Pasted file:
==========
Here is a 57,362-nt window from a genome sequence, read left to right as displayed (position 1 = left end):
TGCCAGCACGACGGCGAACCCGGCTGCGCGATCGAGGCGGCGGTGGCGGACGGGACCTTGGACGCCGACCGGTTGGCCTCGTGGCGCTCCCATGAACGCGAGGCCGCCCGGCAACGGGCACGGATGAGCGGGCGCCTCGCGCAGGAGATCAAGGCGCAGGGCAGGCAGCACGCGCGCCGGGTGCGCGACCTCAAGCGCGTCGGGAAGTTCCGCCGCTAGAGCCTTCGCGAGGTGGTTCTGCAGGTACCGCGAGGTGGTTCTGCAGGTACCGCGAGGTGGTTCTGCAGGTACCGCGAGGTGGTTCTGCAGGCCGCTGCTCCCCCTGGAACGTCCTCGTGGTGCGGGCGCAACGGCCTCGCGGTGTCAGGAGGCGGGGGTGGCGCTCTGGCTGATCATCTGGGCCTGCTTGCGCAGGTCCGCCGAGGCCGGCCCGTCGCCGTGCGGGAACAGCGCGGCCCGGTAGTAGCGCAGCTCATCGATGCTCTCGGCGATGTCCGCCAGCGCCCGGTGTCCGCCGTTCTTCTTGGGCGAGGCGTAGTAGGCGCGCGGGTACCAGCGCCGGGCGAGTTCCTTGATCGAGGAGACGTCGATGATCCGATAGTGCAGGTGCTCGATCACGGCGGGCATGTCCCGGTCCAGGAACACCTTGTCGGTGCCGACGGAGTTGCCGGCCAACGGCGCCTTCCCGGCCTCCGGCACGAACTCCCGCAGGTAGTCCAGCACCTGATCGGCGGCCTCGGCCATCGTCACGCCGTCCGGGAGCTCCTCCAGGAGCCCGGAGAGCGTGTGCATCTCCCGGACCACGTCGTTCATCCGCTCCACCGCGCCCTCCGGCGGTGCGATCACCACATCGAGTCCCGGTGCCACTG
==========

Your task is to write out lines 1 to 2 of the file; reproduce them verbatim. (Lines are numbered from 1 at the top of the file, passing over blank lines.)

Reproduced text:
Here is a 57,362-nt window from a genome sequence, read left to right as displayed (position 1 = left end):
TGCCAGCACGACGGCGAACCCGGCTGCGCGATCGAGGCGGCGGTGGCGGACGGGACCTTGGACGCCGACCGGTTGGCCTCGTGGCGCTCCCATGAACGCGAGGCCGCCCGGCAACGGGCACGGATGAGCGGGCGCCTCGCGCAGGAGATCAAGGCGCAGGGCAGGCAGCACGCGCGCCGGGTGCGCGACCTCAAGCGCGTCGGGAAGTTCCGCCGCTAGAGCCTTCGCGAGGTGGTTCTGCAGGTACCGCGAGGTGGTTCTGCAGGTACCGCGAGGTGGTTCTGCAGGTACCGCGAGGTGGTTCTGCAGGCCGCTGCTCCCCCTGGAACGTCCTCGTGGTGCGGGCGCAACGGCCTCGCGGTGTCAGGAGGCGGGGGTGGCGCTCTGGCTGATCATCTGGGCCTGCTTGCGCAGGTCCGCCGAGGCCGGCCCGTCGCCGTGCGGGAACAGCGCGGCCCGGTAGTAGCGCAGCTCATCGATGCTCTCGGCGATGTCCGCCAGCGCCCGGTGTCCGCCGTTCTTCTTGGGCGAGGCGTAGTAGGCGCGCGGGTACCAGCGCCGGGCGAGTTCCTTGATCGAGGAGACGTCGATGATCCGATAGTGCAGGTGCTCGATCACGGCGGGCATGTCCCGGTCCAGGAACACCTTGTCGGTGCCGACGGAGTTGCCGGCCAACGGCGCCTTCCCGGCCTCCGGCACGAACTCCCGCAGGTAGTCCAGCACCTGATCGGCGGCCTCGGCCATCGTCACGCCGTCCGGGAGCTCCTCCAGGAGCCCGGAGAGCGTGTGCATCTCCCGGACCACGTCGTTCATCCGCTCCACCGCGCCCTCCGGCGGTGCGATCACCACATCGAGTCCCGGTGCCACTG